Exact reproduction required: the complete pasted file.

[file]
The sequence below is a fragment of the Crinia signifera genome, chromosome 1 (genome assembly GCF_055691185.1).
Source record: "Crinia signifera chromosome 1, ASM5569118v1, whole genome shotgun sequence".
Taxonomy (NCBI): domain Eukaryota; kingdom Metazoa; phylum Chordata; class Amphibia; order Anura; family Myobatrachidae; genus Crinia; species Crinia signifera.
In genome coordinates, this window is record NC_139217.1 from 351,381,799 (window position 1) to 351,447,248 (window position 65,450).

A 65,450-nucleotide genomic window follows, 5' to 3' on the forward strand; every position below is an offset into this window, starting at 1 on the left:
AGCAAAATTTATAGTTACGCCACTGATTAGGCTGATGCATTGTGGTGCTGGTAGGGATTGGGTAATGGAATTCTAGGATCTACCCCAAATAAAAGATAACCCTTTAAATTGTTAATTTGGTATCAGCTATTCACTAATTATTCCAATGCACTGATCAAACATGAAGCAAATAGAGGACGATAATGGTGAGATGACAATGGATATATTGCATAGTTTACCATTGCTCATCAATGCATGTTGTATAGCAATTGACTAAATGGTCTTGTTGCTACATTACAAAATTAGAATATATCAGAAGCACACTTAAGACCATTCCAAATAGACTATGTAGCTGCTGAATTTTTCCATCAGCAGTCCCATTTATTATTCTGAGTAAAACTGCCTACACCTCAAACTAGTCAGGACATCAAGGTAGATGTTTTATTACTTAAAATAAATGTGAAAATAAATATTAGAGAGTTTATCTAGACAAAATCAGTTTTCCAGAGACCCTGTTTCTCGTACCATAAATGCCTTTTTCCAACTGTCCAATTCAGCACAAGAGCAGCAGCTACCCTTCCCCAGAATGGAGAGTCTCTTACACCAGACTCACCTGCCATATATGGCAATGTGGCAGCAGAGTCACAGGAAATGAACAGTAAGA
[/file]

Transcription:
The sequence below is a fragment of the Crinia signifera genome, chromosome 1 (genome assembly GCF_055691185.1).
Source record: "Crinia signifera chromosome 1, ASM5569118v1, whole genome shotgun sequence".
Taxonomy (NCBI): domain Eukaryota; kingdom Metazoa; phylum Chordata; class Amphibia; order Anura; family Myobatrachidae; genus Crinia; species Crinia signifera.
In genome coordinates, this window is record NC_139217.1 from 351,381,799 (window position 1) to 351,447,248 (window position 65,450).

A 65,450-nucleotide genomic window follows, 5' to 3' on the forward strand; every position below is an offset into this window, starting at 1 on the left:
AGCAAAATTTATAGTTACGCCACTGATTAGGCTGATGCATTGTGGTGCTGGTAGGGATTGGGTAATGGAATTCTAGGATCTACCCCAAATAAAAGATAACCCTTTAAATTGTTAATTTGGTATCAGCTATTCACTAATTATTCCAATGCACTGATCAAACATGAAGCAAATAGAGGACGATAATGGTGAGATGACAATGGATATATTGCATAGTTTACCATTGCTCATCAATGCATGTTGTATAGCAATTGACTAAATGGTCTTGTTGCTACATTACAAAATTAGAATATATCAGAAGCACACTTAAGACCATTCCAAATAGACTATGTAGCTGCTGAATTTTTCCATCAGCAGTCCCATTTATTATTCTGAGTAAAACTGCCTACACCTCAAACTAGTCAGGACATCAAGGTAGATGTTTTATTACTTAAAATAAATGTGAAAATAAATATTAGAGAGTTTATCTAGACAAAATCAGTTTTCCAGAGACCCTGTTTCTCGTACCATAAATGCCTTTTTCCAACTGTCCAATTCAGCACAAGAGCAGCAGCTACCCTTCCCCAGAATGGAGAGTCTCTTACACCAGACTCACCTGCCATATATGGCAATGTGGCAGCAGAGTCACAGGAAATGAACAGTAAGA